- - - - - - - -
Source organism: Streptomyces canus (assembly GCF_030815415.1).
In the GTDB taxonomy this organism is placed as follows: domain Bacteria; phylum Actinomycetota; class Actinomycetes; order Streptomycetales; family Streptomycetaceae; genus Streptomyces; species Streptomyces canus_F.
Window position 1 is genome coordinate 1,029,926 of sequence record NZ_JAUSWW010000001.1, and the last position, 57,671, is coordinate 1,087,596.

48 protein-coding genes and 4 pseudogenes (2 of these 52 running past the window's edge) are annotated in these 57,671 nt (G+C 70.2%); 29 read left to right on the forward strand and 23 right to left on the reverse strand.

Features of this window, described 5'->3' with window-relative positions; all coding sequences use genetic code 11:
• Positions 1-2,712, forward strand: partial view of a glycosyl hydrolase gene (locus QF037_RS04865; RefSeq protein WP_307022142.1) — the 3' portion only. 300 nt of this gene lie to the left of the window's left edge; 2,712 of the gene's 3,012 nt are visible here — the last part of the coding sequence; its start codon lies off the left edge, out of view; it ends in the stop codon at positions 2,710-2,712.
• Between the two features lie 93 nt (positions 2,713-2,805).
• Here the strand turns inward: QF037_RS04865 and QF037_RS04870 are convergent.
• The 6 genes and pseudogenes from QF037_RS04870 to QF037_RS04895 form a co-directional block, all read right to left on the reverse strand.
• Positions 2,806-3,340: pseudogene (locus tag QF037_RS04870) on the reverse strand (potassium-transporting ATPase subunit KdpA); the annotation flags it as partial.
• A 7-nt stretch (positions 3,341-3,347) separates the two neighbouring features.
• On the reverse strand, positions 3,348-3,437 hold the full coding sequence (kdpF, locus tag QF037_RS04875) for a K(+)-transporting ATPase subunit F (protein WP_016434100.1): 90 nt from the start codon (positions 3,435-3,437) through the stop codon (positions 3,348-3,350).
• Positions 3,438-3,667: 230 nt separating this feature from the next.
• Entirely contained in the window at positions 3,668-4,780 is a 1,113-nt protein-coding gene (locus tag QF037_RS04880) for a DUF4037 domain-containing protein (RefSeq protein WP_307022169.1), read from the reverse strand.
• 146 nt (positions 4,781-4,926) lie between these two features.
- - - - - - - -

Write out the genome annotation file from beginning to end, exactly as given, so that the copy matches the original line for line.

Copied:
Source organism: Streptomyces canus (assembly GCF_030815415.1).
In the GTDB taxonomy this organism is placed as follows: domain Bacteria; phylum Actinomycetota; class Actinomycetes; order Streptomycetales; family Streptomycetaceae; genus Streptomyces; species Streptomyces canus_F.
Window position 1 is genome coordinate 1,029,926 of sequence record NZ_JAUSWW010000001.1, and the last position, 57,671, is coordinate 1,087,596.

48 protein-coding genes and 4 pseudogenes (2 of these 52 running past the window's edge) are annotated in these 57,671 nt (G+C 70.2%); 29 read left to right on the forward strand and 23 right to left on the reverse strand.

Features of this window, described 5'->3' with window-relative positions; all coding sequences use genetic code 11:
• Positions 1-2,712, forward strand: partial view of a glycosyl hydrolase gene (locus QF037_RS04865; RefSeq protein WP_307022142.1) — the 3' portion only. 300 nt of this gene lie to the left of the window's left edge; 2,712 of the gene's 3,012 nt are visible here — the last part of the coding sequence; its start codon lies off the left edge, out of view; it ends in the stop codon at positions 2,710-2,712.
• Between the two features lie 93 nt (positions 2,713-2,805).
• Here the strand turns inward: QF037_RS04865 and QF037_RS04870 are convergent.
• The 6 genes and pseudogenes from QF037_RS04870 to QF037_RS04895 form a co-directional block, all read right to left on the reverse strand.
• Positions 2,806-3,340: pseudogene (locus tag QF037_RS04870) on the reverse strand (potassium-transporting ATPase subunit KdpA); the annotation flags it as partial.
• A 7-nt stretch (positions 3,341-3,347) separates the two neighbouring features.
• On the reverse strand, positions 3,348-3,437 hold the full coding sequence (kdpF, locus tag QF037_RS04875) for a K(+)-transporting ATPase subunit F (protein WP_016434100.1): 90 nt from the start codon (positions 3,435-3,437) through the stop codon (positions 3,348-3,350).
• Positions 3,438-3,667: 230 nt separating this feature from the next.
• Entirely contained in the window at positions 3,668-4,780 is a 1,113-nt protein-coding gene (locus tag QF037_RS04880) for a DUF4037 domain-containing protein (RefSeq protein WP_307022169.1), read from the reverse strand.
• 146 nt (positions 4,781-4,926) lie between these two features.